Saturday, January 23, 2010

Israel Set to Present Its Goldstone Rebuttal

Ha'aretz has the report that Israel is preparing to issue its rebuttal to the UN. I noted several weeks back that we should expect that some of Judge Goldstone's allegations would turn out to be inaccurate, not because of any malfeasance on his part, but simply because (for better or for worse) Israel did not cooperate with his investigation, meaning that much potentially exculpatory evidence was withheld from him. It looks like the report Israel is going to issue will include much of this evidence.

Whether or not we should ultimately judge this process as a serious one or not depends on what happens yet. It is almost undoubtedly true that some of the Goldstone allegations will turn out to be relatively conclusively wrong. It is also almost undoubtedly true that some of the Goldstone allegations which Israel will be contesting in its report will still have legs. What we would hope to see, then, is Judge Goldstone (and the relevant UN bodies) taking precisely that stance -- withdrawing certain claims, and digging in on others. It doesn't have to be debasing; he could say something like the following:
"Based on the evidence presented in this report, I am satisfied that the events that transpired on X date in Y location were within the bounds of accepted military practice. We regret that it could not be included in our findings, but this evidence was not made available to the commission at the time of its report, despite our efforts to secure Israel's cooperation. We reiterate our disappointment that Israel did not participate in our inquiry; as this example indicates, their non-participation unfortunately barred the committee from ascertaining the fullest, most accurate account possible of the events in question."

I'm not sure whether Judge Goldstone will react to this -- I continue to believe there were at least some admirable qualities undergirding why he took on this mission, but there is no doubt he feels burned by the response and I suspect he believes a substantial amount of his international credibility now rests on defending his report to the death. This is his legacy, for better or for worse, and he will not be remembered well if his legacy is "that report which he later admitted wildly exaggerated Israel's culpability for war crimes" (by pro-Israel loyalists for issuing the report, by anti-Israel partisans for admitting its shortcomings). I guess we'll see. As for the relevant UN bodies, well, them I have no hope for, because for them this was never about fairness or human rights to begin with -- there is no reason to suspect they'll change that now.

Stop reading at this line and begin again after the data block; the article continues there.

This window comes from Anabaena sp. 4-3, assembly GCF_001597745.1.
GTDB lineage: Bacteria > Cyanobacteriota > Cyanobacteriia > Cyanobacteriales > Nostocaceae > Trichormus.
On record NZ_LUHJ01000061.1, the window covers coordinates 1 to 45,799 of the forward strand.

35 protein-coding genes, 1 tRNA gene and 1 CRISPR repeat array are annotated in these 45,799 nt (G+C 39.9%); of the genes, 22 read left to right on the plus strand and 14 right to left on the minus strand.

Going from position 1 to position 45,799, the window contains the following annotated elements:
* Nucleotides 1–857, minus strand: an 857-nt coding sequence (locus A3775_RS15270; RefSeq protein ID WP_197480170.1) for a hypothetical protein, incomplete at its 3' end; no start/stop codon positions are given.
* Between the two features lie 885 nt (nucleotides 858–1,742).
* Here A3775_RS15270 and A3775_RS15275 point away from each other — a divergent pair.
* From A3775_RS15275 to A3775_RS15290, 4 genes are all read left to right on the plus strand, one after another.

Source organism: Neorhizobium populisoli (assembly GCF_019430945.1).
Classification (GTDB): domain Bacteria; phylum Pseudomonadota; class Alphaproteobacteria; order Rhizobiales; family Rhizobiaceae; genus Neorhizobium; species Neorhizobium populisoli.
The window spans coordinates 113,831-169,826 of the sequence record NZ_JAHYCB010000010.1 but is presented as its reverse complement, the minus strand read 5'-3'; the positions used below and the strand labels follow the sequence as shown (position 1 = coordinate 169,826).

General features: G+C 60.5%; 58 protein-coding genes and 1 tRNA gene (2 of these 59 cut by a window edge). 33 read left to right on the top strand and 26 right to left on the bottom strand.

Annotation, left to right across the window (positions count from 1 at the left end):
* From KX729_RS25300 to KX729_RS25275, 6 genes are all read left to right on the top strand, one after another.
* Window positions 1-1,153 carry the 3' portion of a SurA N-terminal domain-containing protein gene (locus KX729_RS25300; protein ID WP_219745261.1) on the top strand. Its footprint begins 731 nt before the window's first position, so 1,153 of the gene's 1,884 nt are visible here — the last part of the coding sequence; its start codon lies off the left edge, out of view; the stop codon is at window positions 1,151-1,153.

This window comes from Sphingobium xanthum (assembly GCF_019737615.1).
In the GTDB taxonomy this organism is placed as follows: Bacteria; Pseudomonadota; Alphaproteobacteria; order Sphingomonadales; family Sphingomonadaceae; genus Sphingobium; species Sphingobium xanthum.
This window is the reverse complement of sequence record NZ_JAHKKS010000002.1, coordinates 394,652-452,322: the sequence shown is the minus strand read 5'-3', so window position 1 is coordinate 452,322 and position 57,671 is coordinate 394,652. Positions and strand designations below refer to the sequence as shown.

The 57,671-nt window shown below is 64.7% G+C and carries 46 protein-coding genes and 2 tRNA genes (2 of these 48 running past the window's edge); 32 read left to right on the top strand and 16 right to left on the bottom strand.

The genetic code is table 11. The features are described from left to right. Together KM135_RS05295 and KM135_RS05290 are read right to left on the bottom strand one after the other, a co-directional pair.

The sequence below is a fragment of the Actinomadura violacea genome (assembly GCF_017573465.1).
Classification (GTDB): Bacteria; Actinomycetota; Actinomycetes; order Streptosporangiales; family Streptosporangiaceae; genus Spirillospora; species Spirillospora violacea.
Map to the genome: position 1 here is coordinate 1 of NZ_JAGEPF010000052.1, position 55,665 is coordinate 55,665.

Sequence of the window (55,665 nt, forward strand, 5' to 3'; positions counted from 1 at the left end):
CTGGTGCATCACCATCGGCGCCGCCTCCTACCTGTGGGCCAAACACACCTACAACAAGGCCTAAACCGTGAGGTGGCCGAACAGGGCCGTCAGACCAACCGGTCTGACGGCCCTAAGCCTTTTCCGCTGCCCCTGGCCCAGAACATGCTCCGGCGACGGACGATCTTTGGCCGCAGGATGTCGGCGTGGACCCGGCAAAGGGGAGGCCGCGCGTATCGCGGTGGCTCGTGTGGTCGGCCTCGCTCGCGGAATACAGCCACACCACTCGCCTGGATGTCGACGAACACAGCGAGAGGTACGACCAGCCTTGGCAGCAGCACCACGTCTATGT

ModernityBlog said...

[Off topic, but I am sure you will appreciate the significance of this issue]

A British blogger has been intimidated by the police. The Reverend Stephen Sizer didn’t like comments and criticism made on the Seismic Shock blog, so got the police to physically intimidate the blogger, to take down that mild criticism.

This is a clear freedom of speech issue, the police should not be used to intimidate bloggers.

I urge you to publicise this issue and support Seismic Shock, as “I too am Seismic Shock”

For more information see


David Schraub said...

I saw this, and it creeped me the hell out. It's times like this where I wish I knew British law better -- it feels like a malicious prosecution to me from my (American) vantage point.

N. Friedman said...


I do not know Goldstone's motives. I do note that his manner of accepting evidence is rather strange. I would think, were he had no ability to interview Israeli officials for his report and no ability to get near to determining the motives of the Israeli leadership that an honest investigator would shy away from grandiose opinions.

Given that he did not do that and given that his entire point of view - having heard him discuss the matter at length - about investigating Israel is similar to that of the worst elements of those who hate Israel, it is difficult to take his conclusions all that seriously.